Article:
AcreTrader, which is trying to make it easier to invest in United States farmland, closed on a $5 million seed round of funding.
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Leading the round for the Fayetteville, Arkansas-based online farmland investing platform was RZC Investments. It also included Revel Partners, the company’s founder, and private investments from technology, finance and agricultural leaders.
Proceeds will go toward expanding investment offerings, improving investor education about farmland and continuing to scale operations to support surging demand on the platform, according to AcreTrader’s founder and CEO Carter Malloy.
“We want to expand our due diligence process, which is very important,” he said. “We look at 100 to 200 farms per week and talk to that many farmers, and we may find only one farm to put on our platform.”
The company has 20 employees, and Malloy said AcreTrader is actively hiring to help manage the platform’s user base that is increasing 20 percent to 30 percent each month.
Farmland investing typically has a high barrier to entry, largely in part because of the difficulty in identifying parcels of land, many of the deals require large capital in the millions and knowledge of farm management, Malloy said.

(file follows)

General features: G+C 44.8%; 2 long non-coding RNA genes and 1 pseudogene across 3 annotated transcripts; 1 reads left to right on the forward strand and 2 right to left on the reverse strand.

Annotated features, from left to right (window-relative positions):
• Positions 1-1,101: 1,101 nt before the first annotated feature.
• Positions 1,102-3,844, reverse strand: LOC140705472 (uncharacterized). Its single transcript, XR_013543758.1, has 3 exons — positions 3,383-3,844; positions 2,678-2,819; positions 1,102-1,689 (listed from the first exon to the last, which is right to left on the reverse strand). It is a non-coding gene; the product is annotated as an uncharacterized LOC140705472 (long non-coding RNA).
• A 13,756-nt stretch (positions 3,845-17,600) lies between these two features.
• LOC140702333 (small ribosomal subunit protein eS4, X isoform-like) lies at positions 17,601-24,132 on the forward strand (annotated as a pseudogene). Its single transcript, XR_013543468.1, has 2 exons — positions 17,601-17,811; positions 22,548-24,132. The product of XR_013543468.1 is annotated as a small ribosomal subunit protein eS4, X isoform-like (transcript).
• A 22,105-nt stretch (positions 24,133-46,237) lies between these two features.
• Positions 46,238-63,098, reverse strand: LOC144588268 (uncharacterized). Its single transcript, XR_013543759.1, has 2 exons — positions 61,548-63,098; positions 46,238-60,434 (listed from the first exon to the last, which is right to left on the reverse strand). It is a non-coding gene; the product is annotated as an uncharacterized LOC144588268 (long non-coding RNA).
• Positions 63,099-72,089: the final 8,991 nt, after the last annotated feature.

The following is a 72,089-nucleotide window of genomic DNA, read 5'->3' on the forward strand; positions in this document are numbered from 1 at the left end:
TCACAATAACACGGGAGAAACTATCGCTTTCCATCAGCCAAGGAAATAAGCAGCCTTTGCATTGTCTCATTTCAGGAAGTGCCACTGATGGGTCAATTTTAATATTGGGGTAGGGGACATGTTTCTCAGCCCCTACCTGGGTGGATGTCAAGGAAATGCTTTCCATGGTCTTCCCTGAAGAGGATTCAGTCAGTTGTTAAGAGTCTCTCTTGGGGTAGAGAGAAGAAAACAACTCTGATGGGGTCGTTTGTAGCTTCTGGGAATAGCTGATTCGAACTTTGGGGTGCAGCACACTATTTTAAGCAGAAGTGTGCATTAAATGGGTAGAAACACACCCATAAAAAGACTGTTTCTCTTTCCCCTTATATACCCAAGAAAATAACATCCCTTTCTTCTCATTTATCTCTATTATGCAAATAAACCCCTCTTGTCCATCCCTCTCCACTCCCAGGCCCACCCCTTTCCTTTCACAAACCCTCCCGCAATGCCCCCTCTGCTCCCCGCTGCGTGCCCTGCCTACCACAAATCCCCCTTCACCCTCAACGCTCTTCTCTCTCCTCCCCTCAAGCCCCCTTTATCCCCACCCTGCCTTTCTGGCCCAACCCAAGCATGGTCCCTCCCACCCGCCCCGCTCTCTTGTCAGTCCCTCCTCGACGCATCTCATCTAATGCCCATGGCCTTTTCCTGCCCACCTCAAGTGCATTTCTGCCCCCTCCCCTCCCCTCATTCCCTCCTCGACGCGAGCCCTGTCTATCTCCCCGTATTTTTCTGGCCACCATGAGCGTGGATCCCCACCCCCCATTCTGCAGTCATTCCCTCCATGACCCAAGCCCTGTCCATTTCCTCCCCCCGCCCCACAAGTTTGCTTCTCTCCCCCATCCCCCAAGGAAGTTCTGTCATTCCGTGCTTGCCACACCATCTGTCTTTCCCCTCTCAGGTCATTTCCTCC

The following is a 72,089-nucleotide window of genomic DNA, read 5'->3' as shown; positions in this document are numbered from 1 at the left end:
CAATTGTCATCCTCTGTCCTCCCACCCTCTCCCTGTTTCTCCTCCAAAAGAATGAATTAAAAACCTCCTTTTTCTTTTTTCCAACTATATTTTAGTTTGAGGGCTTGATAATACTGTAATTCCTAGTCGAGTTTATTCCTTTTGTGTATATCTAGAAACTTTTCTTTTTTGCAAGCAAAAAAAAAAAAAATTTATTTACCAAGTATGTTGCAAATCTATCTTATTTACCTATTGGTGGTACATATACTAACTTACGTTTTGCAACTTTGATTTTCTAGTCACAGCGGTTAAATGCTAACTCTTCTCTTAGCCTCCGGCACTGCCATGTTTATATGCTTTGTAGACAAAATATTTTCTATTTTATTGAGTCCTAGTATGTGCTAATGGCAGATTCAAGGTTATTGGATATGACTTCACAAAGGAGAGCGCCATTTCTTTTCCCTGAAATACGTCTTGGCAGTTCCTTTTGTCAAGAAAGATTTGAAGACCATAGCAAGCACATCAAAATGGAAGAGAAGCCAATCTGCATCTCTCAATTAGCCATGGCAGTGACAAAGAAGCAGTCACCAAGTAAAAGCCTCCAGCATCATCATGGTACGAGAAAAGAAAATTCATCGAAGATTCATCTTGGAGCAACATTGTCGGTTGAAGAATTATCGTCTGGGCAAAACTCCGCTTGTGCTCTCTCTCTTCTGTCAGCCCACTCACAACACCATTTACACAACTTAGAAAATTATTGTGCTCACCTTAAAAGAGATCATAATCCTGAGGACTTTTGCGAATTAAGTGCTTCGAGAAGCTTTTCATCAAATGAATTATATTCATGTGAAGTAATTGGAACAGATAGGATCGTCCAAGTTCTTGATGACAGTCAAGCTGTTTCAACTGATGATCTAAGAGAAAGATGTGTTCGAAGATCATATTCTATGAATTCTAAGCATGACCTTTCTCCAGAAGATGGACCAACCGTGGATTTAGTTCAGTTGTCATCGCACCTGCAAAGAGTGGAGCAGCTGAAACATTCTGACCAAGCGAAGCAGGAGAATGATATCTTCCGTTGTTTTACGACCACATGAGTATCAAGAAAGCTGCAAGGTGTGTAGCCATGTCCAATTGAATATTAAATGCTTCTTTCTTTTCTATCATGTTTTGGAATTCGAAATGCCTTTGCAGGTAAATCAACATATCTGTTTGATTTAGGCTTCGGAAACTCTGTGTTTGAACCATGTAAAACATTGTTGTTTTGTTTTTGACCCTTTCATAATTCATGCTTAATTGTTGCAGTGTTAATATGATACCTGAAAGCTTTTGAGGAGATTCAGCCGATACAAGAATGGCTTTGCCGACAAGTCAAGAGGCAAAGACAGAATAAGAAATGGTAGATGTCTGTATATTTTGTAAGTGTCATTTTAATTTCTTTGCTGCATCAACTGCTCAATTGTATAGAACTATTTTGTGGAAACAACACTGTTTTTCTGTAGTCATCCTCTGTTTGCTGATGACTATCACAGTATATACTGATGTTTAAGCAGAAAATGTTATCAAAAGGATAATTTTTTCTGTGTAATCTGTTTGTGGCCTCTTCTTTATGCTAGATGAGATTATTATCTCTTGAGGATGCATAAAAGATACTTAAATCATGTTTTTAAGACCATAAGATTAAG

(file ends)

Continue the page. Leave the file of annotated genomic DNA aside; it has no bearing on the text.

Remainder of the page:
“It can be a difficult transaction, especially the due diligence,” he said. “What we do as a company is provide a truly passive transaction for the investor: we do the diligence on the farms, and help an investor make an investment in under five minutes.”
AcreTrader also then handles all aspects of farm management, reporting and administration. The investors are able to receive annual distributions from farmers renting the land and can also capture land value appreciation when the land is sold.
Farmland investment platforms are gaining traction. San Francisco-based FarmTogether raised a $1.8 million seed round in January 2019, and in March of this year was selected to join the EvoNexus fintech incubator.
Meanwhile, in February a report on farm investment by Motley Fool said the main reason investors are seeking out farmland is due to “a long history of producing solid returns.”
Investors make money on farmland in two ways: the first is annual rent from farmers, and the other is appreciation in asset price, Malloy said.
“Farmland has incredibly low vacancy and turnover,” he said. “Meanwhile, asset prices consistently grow over time due to supply and demand. In fact, we are losing three acres every minute. At the same time, our population is growing and there are more mouths to feed.”
Illustration: Katerina Sisperova